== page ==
Foreword Reviews

Chasing Alexander

A Marine’s Journeys across Iraq and Afghanistan

Clarion Rating: 4 out of 5

Chasing Alexander is a revealing soldier’s memoir about the intrigue and brutality of war.

Christopher Martin’s memoir Chasing Alexander pushes aside vague notions of what it means to be a marine, replacing them with the raw reality of life in service.

Martin felt unfulfilled and unmotivated while working as a dishwasher and failing as a college student. He escaped into biographies of the legendary military general Alexander the Great. Seduced by those stories of bravery and leadership and dreaming of becoming someone like Alexander, he enlisted in the marines in 2007.

The book covers Martin’s battles in boot camp, his fast movements moving up in the ranks, and his deployment to Iraq. There, he never faced a battle, and he doubted his chances of making a mark on history. But when he was later deployed to Afghanistan, the epicenter of the violence in the war, he witnessed casualties rise and conditions worsen.

Martin struggled through mental and physical challenges during his second, seven-month deployment, but he also accomplished his goal of leading on the front lines. The book is suspenseful as it covers the slow changes in Martin’s behavior during his time in action: though he entered boot camp as a non smoker, he ended his service while smoking two packs a day; he begins as a “fat body,” but leaves Afghanistan with a gaunt face and baggy clothes.

Martin shares his story at a clipping pace to pique interest; in the process, though, some pivotal events are rushed through, especially around his early development from a studious child into a slacking college student; information about how his personality changed is absent. Other important events, including hiding his job in the infantry from his parents and the end of his deployment, are also handled in a too-speedy manner. Still, most of the narration is steady, marked by moving descriptions, vibrant language, and a memorable secondary cast, whose accents, ages, and family statuses help to flesh them out.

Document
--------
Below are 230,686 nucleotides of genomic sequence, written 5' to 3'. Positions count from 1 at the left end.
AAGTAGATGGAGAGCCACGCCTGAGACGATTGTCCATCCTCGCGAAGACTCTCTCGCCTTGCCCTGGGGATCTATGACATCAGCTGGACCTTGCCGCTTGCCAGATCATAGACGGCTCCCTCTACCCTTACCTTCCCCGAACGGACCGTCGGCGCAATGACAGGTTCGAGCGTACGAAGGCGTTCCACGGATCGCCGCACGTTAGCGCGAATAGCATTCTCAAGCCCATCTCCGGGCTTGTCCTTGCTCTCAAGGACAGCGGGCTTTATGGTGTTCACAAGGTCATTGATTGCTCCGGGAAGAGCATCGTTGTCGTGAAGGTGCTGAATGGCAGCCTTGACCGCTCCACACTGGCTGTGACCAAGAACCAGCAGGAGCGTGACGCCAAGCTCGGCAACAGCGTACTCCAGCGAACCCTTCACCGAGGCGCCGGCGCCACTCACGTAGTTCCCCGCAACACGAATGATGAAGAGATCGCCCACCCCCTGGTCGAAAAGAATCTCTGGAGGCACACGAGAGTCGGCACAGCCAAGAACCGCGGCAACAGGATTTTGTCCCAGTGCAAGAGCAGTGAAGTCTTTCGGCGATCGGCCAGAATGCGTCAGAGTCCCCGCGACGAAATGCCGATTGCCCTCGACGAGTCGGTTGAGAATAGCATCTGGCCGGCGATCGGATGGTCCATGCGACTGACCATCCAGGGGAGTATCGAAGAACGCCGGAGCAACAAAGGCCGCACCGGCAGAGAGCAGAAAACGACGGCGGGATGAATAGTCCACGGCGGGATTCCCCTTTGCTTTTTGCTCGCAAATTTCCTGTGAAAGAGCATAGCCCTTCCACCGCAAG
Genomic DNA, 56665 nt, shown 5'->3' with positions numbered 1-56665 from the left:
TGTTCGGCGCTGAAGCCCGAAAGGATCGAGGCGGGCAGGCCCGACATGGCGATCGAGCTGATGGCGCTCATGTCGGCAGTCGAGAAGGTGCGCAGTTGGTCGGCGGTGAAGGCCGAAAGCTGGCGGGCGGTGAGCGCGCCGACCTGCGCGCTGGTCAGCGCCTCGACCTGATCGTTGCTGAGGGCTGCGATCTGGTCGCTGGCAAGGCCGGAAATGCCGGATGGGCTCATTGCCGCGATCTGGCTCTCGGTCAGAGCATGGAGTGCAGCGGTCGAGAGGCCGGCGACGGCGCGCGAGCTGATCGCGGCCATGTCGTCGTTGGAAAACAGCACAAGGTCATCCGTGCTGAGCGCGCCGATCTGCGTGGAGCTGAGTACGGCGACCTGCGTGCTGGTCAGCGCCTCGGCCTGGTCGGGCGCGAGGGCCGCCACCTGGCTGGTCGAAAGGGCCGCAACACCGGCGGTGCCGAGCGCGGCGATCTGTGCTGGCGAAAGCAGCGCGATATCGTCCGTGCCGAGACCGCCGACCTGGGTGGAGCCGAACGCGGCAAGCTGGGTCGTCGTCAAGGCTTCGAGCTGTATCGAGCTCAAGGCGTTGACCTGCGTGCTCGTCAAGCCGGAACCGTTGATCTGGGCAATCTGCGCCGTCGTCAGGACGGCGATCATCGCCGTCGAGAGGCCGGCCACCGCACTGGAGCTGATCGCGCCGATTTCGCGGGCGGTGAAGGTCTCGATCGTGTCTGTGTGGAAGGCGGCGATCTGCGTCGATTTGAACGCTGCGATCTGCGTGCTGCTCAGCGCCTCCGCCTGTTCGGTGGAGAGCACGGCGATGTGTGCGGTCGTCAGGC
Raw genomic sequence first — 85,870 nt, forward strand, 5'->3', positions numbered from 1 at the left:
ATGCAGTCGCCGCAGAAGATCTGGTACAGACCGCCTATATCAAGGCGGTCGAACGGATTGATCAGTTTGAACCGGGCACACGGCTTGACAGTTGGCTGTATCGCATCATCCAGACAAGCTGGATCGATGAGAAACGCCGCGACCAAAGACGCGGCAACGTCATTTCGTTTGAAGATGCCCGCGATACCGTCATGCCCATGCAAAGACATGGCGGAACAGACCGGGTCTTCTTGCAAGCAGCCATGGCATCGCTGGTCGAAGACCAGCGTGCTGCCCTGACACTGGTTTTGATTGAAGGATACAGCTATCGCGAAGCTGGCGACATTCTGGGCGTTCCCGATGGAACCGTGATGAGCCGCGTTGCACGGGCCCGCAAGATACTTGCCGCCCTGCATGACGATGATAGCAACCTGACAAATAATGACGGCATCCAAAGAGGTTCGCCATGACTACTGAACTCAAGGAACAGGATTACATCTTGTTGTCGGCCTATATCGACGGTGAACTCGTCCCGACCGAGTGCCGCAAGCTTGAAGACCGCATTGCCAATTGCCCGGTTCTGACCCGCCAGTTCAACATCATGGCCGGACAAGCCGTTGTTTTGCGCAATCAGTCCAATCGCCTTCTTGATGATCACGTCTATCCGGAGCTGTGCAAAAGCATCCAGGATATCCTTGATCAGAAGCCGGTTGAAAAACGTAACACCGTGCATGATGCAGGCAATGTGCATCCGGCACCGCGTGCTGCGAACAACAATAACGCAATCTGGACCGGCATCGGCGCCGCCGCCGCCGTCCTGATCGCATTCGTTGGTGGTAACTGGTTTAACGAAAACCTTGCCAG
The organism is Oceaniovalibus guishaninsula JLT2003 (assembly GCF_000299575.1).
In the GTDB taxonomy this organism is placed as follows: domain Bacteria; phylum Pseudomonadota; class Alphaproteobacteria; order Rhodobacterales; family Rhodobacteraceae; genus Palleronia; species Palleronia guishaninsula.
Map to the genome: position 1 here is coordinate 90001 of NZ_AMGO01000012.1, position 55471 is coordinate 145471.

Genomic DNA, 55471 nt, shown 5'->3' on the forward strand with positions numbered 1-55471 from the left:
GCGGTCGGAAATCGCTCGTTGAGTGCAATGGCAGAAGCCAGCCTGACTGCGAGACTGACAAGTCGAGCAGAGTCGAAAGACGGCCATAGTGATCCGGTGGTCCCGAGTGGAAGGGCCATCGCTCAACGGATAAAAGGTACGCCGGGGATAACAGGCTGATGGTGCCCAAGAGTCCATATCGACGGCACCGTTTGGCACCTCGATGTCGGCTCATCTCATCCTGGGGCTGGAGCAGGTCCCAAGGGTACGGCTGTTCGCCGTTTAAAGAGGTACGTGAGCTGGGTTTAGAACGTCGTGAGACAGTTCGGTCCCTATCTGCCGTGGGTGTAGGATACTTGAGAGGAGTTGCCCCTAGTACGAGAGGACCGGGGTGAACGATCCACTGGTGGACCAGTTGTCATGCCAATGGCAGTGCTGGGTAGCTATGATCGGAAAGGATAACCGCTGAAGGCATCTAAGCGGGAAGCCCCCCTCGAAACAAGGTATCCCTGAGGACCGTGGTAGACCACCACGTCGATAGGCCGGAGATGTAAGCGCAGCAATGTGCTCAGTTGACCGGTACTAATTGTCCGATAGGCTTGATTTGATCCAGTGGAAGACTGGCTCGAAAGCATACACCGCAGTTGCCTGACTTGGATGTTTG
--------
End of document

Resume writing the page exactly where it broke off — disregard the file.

Iraq and Afghanistan are also developed in striking terms, with detailed descriptions of their landscapes and information about what crops were growing, what the citizens wore, and what the air smelled like. Martin is a deliberate guide through the otherworldly circumstances of the war—after which he felt fulfilled enough to stop chasing Alexander’s legacy.

Chasing Alexander is a revealing soldier’s memoir about the intrigue and brutality of war.

Reviewed by Melissa Lance

Disclosure: This article is not an endorsement, but a review. The publisher of this book provided free copies of the book and paid a small fee to have their book reviewed by a professional reviewer. Foreword Reviews and Clarion Reviews make no guarantee that the publisher will receive a positive review. Foreword Magazine, Inc. is disclosing this in accordance with the Federal Trade Commission’s 16 CFR, Part 255.

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